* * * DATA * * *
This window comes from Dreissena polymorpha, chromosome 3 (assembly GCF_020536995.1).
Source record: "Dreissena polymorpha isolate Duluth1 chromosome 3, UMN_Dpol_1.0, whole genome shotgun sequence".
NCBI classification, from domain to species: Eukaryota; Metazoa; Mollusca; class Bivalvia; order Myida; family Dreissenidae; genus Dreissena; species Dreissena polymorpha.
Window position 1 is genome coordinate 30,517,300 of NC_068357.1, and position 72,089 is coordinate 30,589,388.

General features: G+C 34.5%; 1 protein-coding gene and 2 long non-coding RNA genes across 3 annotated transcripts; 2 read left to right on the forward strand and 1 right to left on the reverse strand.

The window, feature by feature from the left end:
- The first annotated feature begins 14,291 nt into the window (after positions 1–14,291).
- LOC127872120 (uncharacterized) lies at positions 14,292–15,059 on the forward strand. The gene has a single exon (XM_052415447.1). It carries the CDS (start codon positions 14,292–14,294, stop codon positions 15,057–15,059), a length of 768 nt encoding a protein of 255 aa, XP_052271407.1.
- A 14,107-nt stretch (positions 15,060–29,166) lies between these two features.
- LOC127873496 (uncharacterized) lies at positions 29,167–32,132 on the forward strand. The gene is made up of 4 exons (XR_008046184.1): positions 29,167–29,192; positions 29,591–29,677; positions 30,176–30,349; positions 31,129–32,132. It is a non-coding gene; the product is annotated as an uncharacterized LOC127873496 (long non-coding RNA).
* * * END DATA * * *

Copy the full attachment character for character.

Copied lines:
This window comes from Dreissena polymorpha, chromosome 3 (assembly GCF_020536995.1).
Source record: "Dreissena polymorpha isolate Duluth1 chromosome 3, UMN_Dpol_1.0, whole genome shotgun sequence".
NCBI classification, from domain to species: Eukaryota; Metazoa; Mollusca; class Bivalvia; order Myida; family Dreissenidae; genus Dreissena; species Dreissena polymorpha.
Window position 1 is genome coordinate 30,517,300 of NC_068357.1, and position 72,089 is coordinate 30,589,388.

General features: G+C 34.5%; 1 protein-coding gene and 2 long non-coding RNA genes across 3 annotated transcripts; 2 read left to right on the forward strand and 1 right to left on the reverse strand.

The window, feature by feature from the left end:
- The first annotated feature begins 14,291 nt into the window (after positions 1–14,291).
- LOC127872120 (uncharacterized) lies at positions 14,292–15,059 on the forward strand. The gene has a single exon (XM_052415447.1). It carries the CDS (start codon positions 14,292–14,294, stop codon positions 15,057–15,059), a length of 768 nt encoding a protein of 255 aa, XP_052271407.1.
- A 14,107-nt stretch (positions 15,060–29,166) lies between these two features.
- LOC127873496 (uncharacterized) lies at positions 29,167–32,132 on the forward strand. The gene is made up of 4 exons (XR_008046184.1): positions 29,167–29,192; positions 29,591–29,677; positions 30,176–30,349; positions 31,129–32,132. It is a non-coding gene; the product is annotated as an uncharacterized LOC127873496 (long non-coding RNA).